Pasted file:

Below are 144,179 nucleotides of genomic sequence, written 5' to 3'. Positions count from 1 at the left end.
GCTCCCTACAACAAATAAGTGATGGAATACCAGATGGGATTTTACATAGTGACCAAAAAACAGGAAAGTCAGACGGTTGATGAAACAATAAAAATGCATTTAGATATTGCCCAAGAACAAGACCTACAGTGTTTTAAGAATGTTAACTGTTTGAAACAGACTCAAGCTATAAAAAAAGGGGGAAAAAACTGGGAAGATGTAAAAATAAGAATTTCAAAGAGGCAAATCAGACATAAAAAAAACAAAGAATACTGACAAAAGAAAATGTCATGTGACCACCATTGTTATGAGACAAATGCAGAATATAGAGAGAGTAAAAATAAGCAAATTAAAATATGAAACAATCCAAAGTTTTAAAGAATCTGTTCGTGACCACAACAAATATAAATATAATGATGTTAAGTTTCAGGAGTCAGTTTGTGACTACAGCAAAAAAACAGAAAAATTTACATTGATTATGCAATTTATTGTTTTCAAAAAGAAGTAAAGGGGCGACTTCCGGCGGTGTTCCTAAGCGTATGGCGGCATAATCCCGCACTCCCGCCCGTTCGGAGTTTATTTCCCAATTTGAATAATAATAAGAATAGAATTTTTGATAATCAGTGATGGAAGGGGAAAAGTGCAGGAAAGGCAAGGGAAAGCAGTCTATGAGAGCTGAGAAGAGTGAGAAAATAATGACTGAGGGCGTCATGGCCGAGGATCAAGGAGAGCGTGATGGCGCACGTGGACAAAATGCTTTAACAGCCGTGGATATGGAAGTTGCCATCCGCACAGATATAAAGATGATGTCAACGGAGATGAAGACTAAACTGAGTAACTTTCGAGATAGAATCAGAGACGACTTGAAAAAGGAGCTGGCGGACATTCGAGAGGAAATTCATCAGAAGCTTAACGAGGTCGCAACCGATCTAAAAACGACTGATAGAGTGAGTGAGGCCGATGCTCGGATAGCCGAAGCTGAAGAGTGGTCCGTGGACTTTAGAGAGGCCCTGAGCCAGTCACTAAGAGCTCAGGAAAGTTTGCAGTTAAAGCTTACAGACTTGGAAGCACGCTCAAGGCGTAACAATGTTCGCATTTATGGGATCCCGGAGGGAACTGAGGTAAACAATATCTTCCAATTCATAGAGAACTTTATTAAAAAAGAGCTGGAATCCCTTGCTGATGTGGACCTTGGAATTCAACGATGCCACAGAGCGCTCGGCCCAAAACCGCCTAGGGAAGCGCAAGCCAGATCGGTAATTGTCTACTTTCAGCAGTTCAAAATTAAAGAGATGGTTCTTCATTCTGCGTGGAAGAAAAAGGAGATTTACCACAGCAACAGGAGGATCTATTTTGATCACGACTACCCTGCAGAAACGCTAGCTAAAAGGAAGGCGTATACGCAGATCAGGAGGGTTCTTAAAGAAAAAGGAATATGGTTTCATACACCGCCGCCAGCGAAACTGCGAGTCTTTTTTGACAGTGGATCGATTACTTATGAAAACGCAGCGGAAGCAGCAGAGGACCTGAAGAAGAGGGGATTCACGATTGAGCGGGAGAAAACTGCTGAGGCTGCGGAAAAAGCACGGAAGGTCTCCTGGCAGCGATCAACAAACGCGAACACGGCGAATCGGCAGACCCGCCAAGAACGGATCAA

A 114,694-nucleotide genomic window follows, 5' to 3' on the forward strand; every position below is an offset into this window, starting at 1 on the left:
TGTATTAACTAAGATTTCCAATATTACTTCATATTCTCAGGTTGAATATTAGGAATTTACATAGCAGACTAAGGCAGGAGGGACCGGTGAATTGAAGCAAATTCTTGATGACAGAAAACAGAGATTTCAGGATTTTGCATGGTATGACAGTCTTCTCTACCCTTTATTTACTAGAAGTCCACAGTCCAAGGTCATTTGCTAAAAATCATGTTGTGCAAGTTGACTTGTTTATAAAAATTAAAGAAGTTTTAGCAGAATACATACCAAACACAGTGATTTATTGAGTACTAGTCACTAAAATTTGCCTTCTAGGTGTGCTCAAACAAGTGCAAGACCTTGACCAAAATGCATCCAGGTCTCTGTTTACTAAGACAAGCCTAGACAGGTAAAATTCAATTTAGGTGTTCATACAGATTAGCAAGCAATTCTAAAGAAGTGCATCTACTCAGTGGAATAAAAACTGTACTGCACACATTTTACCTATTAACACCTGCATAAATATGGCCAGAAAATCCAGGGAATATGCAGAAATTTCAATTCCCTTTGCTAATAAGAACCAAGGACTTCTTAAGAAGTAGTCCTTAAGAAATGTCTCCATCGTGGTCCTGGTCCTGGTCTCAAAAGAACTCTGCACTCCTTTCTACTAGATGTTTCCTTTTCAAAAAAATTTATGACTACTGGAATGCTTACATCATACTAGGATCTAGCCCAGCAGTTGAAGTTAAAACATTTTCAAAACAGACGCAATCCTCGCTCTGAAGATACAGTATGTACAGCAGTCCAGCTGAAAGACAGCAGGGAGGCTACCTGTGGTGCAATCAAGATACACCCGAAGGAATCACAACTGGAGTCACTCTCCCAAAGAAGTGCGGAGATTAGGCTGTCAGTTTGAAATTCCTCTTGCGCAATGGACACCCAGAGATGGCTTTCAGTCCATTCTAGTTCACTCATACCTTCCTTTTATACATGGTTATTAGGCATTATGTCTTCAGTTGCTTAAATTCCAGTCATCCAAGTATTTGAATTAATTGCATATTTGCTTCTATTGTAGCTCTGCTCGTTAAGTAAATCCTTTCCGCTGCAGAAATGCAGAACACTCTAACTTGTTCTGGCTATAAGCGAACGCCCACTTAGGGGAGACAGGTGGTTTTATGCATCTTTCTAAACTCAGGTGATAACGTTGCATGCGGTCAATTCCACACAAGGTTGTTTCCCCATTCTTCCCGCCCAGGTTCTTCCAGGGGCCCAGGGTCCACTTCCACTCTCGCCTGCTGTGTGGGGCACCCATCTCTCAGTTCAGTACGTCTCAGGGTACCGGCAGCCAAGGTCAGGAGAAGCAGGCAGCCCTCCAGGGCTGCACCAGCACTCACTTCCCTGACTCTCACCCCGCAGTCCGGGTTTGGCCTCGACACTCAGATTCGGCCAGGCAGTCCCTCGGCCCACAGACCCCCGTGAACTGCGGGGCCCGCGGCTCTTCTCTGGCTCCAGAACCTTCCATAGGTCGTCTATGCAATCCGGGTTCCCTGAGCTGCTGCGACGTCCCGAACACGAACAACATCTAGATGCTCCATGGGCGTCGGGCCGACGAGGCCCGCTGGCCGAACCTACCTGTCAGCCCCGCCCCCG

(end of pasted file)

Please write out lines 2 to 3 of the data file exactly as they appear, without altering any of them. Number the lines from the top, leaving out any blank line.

GCTCCCTACAACAAATAAGTGATGGAATACCAGATGGGATTTTACATAGTGACCAAAAAACAGGAAAGTCAGACGGTTGATGAAACAATAAAAATGCATTTAGATATTGCCCAAGAACAAGACCTACAGTGTTTTAAGAATGTTAACTGTTTGAAACAGACTCAAGCTATAAAAAAAGGGGGAAAAAACTGGGAAGATGTAAAAATAAGAATTTCAAAGAGGCAAATCAGACATAAAAAAAACAAAGAATACTGACAAAAGAAAATGTCATGTGACCACCATTGTTATGAGACAAATGCAGAATATAGAGAGAGTAAAAATAAGCAAATTAAAATATGAAACAATCCAAAGTTTTAAAGAATCTGTTCGTGACCACAACAAATATAAATATAATGATGTTAAGTTTCAGGAGTCAGTTTGTGACTACAGCAAAAAAACAGAAAAATTTACATTGATTATGCAATTTATTGTTTTCAAAAAGAAGTAAAGGGGCGACTTCCGGCGGTGTTCCTAAGCGTATGGCGGCATAATCCCGCACTCCCGCCCGTTCGGAGTTTATTTCCCAATTTGAATAATAATAAGAATAGAATTTTTGATAATCAGTGATGGAAGGGGAAAAGTGCAGGAAAGGCAAGGGAAAGCAGTCTATGAGAGCTGAGAAGAGTGAGAAAATAATGACTGAGGGCGTCATGGCCGAGGATCAAGGAGAGCGTGATGGCGCACGTGGACAAAATGCTTTAACAGCCGTGGATATGGAAGTTGCCATCCGCACAGATATAAAGATGATGTCAACGGAGATGAAGACTAAACTGAGTAACTTTCGAGATAGAATCAGAGACGACTTGAAAAAGGAGCTGGCGGACATTCGAGAGGAAATTCATCAGAAGCTTAACGAGGTCGCAACCGATCTAAAAACGACTGATAGAGTGAGTGAGGCCGATGCTCGGATAGCCGAAGCTGAAGAGTGGTCCGTGGACTTTAGAGAGGCCCTGAGCCAGTCACTAAGAGCTCAGGAAAGTTTGCAGTTAAAGCTTACAGACTTGGAAGCACGCTCAAGGCGTAACAATGTTCGCATTTATGGGATCCCGGAGGGAACTGAGGTAAACAATATCTTCCAATTCATAGAGAACTTTATTAAAAAAGAGCTGGAATCCCTTGCTGATGTGGACCTTGGAATTCAACGATGCCACAGAGCGCTCGGCCCAAAACCGCCTAGGGAAGCGCAAGCCAGATCGGTAATTGTCTACTTTCAGCAGTTCAAAATTAAAGAGATGGTTCTTCATTCTGCGTGGAAGAAAAAGGAGATTTACCACAGCAACAGGAGGATCTATTTTGATCACGACTACCCTGCAGAAACGCTAGCTAAAAGGAAGGCGTATACGCAGATCAGGAGGGTTCTTAAAGAAAAAGGAATATGGTTTCATACACCGCCGCCAGCGAAACTGCGAGTCTTTTTTGACAGTGGATCGATTACTTATGAAAACGCAGCGGAAGCAGCAGAGGACCTGAAGAAGAGGGGATTCACGATTGAGCGGGAGAAAACTGCTGAGGCTGCGGAAAAAGCACGGAAGGTCTCCTGGCAGCGATCAACAAACGCGAACACGGCGAATCGGCAGACCCGCCAAGAACGGATCAA

A 114,694-nucleotide genomic window follows, 5' to 3' on the forward strand; every position below is an offset into this window, starting at 1 on the left: